Flood warning as Cape prepares for ‘bitterly’ cold, wet and windy weather
The SA Weather Service (Saws) warned that the country will experience “bitterly cold, wet and windy” weather over the next few days.
Flooding and heavy rains are expected over the Cape Town metropole, Cape winelands, Overberg and the escarpment of the West Coast district from Thursday afternoon into Friday, the SA Weather Service (SAWS) warned on Thursday.
Several parts of the country are set to experience “bitterly cold, wet and windy” weather over the next few days, the service said.
Gale to strong gale-force northwesterly winds of 65-95km/h are expected over the Western Cape interior including the Cape Town metropole, Overstrand and Cape Agulhas municipalities on Thursday leading into Friday.
The SAWS warned that damaging gale-force winds of at least 62km/h are expected in places over Dr Beyers Naudé, Blue Crane Route, Makana, Raymond Mhlaba, Inxuba Yethemba, Amahlathi, Enoch Mgijima and Senqu districts in the Eastern Cape.
In the Northern Cape, strong interior northwesterly winds (65-75km/h) are expected over the southern and western parts of the Northern Cape on Thursday and Friday.
Warning:09/07/2020 15h00 TO:10/07/2020 23h00 Heavy rain- is expected over the Cape Metropole, Cape Winelands, Overberg and the escarpment of the West Coast district (W.Cape) from this afternoon into Friday.— SA Weather Service (@SAWeatherServic) July 9, 2020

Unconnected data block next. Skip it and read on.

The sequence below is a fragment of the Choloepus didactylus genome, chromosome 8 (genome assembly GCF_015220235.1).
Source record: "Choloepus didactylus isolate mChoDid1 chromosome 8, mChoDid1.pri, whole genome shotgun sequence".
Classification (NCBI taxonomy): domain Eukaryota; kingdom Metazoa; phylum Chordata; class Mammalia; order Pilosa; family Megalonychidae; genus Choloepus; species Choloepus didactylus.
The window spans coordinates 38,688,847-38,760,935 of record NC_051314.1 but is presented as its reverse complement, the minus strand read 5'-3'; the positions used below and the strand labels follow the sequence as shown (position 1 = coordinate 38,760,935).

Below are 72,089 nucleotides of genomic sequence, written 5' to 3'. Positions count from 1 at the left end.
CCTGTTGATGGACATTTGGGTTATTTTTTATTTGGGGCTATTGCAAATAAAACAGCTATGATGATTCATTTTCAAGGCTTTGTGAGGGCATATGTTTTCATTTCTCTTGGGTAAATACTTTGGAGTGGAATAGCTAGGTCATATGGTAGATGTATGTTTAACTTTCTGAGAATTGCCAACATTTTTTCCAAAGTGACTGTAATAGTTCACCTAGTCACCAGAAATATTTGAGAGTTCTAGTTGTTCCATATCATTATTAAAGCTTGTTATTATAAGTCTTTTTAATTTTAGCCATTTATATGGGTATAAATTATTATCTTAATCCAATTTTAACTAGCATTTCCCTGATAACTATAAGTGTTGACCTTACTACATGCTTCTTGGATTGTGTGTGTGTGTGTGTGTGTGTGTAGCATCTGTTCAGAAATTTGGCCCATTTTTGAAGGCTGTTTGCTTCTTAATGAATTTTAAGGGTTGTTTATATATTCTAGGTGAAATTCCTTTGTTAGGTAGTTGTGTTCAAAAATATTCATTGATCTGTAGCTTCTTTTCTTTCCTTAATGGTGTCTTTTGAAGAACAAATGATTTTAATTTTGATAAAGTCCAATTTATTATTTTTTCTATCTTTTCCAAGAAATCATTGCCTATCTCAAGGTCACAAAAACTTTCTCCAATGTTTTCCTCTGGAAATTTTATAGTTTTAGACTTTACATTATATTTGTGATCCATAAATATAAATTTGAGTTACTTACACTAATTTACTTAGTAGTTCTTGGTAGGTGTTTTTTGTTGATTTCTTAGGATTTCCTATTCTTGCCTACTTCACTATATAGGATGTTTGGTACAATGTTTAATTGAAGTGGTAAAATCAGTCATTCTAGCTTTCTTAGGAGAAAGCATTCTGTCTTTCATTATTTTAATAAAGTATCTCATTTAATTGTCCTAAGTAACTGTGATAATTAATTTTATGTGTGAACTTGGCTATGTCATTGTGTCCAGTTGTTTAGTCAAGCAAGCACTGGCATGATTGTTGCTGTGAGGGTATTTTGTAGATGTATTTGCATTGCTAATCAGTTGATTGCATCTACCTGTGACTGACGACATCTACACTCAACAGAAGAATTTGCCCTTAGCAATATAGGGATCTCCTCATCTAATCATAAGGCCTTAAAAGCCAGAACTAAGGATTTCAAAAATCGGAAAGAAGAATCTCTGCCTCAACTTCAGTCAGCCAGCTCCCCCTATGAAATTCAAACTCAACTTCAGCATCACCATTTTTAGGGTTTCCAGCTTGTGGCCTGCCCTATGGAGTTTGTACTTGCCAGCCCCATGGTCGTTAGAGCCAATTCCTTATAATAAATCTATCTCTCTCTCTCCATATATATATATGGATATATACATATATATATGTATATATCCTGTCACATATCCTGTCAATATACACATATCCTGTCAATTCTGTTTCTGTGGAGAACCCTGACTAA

⚠️Media Release⚠️: Bitterly cold, wet and windy weather expected over parts of South Africa over the next few days. Gale force winds, heavy rain, snow, and very cold conditions will be imminent from Thursday (09 July 2020) as 2 #ColdFronts make landfall. pic.twitter.com/0ryKNSUlpr— SA Weather Service (@SAWeatherServic) July 8, 2020
High seas with wave heights of 6-8m are expected along the coast between Hondeklip Bay and Cape Agulhas on Thursday, spreading to Port Alfred on Friday into Saturday.
The NSRI warned that gale-force winds and high seas are expected along the coast and may result in damage to infrastructure and beach erosion. Disruption to port and small harbour activities can be expected.
NSRI CEO Cleeve Robertson cautioned that with storms and high seas predicted along coastal regions, smaller vessels at sea might have difficulty navigating through the conditions.
“We are also appealing to boaters, paddlers, beachgoers, surfers, coastal hikers, anglers and the public to be cautious about the coastline and to follow SA Weather Service (SAWS) forecasts.
“We urge beachgoers and coastal hikers to stay away from the coastline, as dangerous waves or surges may catch them off-guard and could potentially sweep them off the rocks along the shoreline,” Robertson said.